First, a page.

Le Pen, who lost the presidential election to Emmanuel Macron on May 7, noted Sunday's record low turnout in the first round, saying it raised questions over a system that she has long said favours larger parties.
Projections showed the FN scored between 13.1 and 14 percent of the vote, putting the party on course to win between only one and 10 seats in the 577-seat National Assembly.
That would reflect a disappointing yield for a party, whose candidate scored 10.6 million votes in the second round of the presidential election.
"This catastrophic abstention rate should raise the question of the voting rules which keep millions of our compatriots away from the polling stations," the 48-year-old said.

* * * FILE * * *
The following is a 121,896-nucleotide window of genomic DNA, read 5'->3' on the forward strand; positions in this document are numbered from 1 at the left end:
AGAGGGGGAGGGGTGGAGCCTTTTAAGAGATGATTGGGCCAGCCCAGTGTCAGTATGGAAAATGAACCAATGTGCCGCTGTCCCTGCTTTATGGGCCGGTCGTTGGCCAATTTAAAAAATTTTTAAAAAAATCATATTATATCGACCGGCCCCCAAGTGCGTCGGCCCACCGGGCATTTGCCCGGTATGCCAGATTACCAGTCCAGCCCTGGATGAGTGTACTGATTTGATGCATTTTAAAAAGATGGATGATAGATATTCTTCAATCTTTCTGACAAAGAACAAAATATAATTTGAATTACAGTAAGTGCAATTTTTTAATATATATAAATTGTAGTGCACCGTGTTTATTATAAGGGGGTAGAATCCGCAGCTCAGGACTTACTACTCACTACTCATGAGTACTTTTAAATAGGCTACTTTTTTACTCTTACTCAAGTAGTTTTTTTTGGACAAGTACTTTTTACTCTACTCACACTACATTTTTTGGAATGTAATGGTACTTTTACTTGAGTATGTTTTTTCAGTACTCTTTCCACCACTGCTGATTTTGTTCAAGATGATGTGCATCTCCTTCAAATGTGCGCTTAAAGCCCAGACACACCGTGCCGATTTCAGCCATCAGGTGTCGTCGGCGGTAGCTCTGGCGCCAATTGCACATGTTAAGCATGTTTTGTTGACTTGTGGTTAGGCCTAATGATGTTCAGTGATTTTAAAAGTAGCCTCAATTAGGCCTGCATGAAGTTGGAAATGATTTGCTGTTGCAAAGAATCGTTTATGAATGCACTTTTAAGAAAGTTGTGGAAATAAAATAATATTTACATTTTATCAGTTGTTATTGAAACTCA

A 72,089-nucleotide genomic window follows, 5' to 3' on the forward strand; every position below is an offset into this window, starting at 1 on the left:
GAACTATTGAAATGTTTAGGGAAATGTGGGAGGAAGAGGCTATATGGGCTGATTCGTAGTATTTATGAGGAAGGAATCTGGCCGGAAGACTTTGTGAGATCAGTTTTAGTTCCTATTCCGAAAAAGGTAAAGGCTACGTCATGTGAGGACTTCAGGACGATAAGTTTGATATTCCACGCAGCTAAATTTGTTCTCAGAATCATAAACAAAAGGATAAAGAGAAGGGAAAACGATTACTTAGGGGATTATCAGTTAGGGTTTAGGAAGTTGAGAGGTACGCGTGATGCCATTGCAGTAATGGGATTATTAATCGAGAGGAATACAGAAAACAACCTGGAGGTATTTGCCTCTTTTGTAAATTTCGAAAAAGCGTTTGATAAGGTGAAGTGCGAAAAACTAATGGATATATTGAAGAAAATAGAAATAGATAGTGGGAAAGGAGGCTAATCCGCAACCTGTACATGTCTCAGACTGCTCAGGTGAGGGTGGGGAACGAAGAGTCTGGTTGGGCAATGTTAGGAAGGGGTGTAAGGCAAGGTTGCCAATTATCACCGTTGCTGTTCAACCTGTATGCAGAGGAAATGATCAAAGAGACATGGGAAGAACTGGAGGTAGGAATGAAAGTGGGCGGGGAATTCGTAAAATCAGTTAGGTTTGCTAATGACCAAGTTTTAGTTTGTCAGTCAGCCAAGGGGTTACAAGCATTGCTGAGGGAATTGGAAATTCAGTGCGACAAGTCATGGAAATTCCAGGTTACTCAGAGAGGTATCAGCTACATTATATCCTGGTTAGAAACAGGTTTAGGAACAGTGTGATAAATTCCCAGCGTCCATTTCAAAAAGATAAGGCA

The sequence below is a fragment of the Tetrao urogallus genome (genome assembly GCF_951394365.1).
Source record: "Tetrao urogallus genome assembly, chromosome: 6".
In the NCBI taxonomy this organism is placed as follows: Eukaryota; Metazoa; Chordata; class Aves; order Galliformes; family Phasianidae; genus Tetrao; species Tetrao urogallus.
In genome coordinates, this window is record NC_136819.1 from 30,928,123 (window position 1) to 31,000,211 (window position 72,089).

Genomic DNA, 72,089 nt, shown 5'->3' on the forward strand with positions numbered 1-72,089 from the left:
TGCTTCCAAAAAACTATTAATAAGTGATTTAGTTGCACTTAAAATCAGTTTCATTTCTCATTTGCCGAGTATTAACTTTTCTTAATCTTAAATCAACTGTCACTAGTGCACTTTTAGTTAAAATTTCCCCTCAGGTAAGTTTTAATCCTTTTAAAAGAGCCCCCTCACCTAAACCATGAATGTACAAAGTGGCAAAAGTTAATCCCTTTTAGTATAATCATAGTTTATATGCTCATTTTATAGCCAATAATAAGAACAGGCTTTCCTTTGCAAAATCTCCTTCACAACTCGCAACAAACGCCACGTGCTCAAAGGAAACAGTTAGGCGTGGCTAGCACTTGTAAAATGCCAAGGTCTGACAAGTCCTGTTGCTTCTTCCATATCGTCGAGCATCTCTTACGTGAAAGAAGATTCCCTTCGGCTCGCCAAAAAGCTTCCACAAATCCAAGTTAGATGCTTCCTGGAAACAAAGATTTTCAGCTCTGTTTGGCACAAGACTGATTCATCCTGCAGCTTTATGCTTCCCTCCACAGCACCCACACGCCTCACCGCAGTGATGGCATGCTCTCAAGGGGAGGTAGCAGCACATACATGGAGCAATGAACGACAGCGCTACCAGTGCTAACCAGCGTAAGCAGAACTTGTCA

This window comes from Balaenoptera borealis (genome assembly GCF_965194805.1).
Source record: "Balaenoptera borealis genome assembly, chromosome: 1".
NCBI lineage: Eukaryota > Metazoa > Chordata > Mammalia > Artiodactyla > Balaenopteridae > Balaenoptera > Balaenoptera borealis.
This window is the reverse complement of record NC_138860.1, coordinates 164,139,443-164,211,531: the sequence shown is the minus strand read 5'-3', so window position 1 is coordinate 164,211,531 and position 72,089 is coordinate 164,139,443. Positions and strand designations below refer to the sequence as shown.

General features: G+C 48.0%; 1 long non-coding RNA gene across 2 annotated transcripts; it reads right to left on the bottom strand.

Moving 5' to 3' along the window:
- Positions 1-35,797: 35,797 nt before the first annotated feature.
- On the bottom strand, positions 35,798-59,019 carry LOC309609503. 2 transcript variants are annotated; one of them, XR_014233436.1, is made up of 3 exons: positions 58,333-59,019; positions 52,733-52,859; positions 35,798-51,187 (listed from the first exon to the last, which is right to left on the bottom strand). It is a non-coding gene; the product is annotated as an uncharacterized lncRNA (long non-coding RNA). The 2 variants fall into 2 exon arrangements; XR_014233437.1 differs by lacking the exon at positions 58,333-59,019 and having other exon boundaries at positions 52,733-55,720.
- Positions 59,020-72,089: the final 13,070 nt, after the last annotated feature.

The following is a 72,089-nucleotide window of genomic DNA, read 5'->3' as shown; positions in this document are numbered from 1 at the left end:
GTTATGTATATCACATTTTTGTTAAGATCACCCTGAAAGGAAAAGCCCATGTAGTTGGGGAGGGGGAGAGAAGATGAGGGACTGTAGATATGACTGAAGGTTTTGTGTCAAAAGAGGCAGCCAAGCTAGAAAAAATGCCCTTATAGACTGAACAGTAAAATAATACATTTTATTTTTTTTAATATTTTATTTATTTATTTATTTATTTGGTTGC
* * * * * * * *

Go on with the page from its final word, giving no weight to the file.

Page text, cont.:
"There are a pathetically low number of three-way races."
Around 49 percent of the electorate cast a ballot -- the lowest level in such an election in decades.
If no candidate wins over 50 percent, the two top-placed contenders go into the second round.
A third-placed candidate can contest the run-off only by garnering at least 12.5 percent of all the voters registered in the district.
The FN leader, standing herself for the northern town of Henin-Beaumont against 12 rivals, made it easily into the run-off, which she will contest against the candidate of Macron's Republique en Marche (REM).